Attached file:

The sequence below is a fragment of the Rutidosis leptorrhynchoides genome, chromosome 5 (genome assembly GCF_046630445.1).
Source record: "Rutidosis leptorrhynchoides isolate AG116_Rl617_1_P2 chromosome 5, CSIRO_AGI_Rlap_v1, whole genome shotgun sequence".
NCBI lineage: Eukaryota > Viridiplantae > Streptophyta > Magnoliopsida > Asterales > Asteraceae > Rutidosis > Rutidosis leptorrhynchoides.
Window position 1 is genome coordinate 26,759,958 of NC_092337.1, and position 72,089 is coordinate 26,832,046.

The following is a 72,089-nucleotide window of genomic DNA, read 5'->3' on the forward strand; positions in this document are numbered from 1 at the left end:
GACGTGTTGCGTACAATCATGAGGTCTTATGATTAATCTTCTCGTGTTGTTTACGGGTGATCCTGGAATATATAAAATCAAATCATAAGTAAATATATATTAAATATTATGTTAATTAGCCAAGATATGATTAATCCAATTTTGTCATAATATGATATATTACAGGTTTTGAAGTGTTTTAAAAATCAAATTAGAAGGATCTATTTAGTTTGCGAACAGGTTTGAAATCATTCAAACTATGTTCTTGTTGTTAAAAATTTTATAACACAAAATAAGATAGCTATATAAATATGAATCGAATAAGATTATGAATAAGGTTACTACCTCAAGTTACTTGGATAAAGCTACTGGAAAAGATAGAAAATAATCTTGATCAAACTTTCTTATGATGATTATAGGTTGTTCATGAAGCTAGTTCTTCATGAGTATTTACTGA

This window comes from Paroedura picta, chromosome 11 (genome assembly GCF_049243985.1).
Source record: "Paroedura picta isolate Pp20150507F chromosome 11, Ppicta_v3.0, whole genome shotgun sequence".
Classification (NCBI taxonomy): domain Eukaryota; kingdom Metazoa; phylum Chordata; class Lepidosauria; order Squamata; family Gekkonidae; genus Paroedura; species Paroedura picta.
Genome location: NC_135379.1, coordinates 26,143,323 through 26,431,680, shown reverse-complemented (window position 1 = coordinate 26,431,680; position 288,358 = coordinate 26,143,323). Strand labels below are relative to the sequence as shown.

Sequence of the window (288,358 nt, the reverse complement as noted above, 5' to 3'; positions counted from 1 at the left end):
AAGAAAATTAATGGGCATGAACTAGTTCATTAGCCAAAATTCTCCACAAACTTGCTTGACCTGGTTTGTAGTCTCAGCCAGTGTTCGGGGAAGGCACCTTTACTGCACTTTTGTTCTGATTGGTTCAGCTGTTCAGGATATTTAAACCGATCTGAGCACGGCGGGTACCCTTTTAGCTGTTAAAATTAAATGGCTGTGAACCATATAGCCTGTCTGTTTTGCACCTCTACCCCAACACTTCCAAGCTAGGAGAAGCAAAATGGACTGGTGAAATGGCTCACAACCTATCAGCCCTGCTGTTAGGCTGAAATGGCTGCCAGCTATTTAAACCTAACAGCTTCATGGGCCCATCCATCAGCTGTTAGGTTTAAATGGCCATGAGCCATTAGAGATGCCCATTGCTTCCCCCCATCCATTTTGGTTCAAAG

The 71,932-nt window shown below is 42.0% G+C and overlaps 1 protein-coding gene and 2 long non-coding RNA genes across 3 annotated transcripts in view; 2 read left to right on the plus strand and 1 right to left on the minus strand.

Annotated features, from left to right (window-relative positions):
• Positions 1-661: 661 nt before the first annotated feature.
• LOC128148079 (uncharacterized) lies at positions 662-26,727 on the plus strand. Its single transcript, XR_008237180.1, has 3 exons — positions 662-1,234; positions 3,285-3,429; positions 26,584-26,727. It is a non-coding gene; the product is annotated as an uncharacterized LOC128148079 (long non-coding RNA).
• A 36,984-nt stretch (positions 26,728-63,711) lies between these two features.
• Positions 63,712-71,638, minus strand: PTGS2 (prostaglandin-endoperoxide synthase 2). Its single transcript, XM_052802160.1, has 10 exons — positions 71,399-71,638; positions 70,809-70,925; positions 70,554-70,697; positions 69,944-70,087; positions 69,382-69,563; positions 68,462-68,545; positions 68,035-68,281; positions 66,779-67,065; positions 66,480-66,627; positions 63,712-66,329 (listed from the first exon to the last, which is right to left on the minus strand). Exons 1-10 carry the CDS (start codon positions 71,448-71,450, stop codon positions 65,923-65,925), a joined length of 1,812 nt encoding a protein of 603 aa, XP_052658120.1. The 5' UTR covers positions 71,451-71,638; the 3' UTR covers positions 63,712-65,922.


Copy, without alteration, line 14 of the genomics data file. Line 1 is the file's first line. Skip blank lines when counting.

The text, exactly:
Annotated features, from left to right (window-relative positions):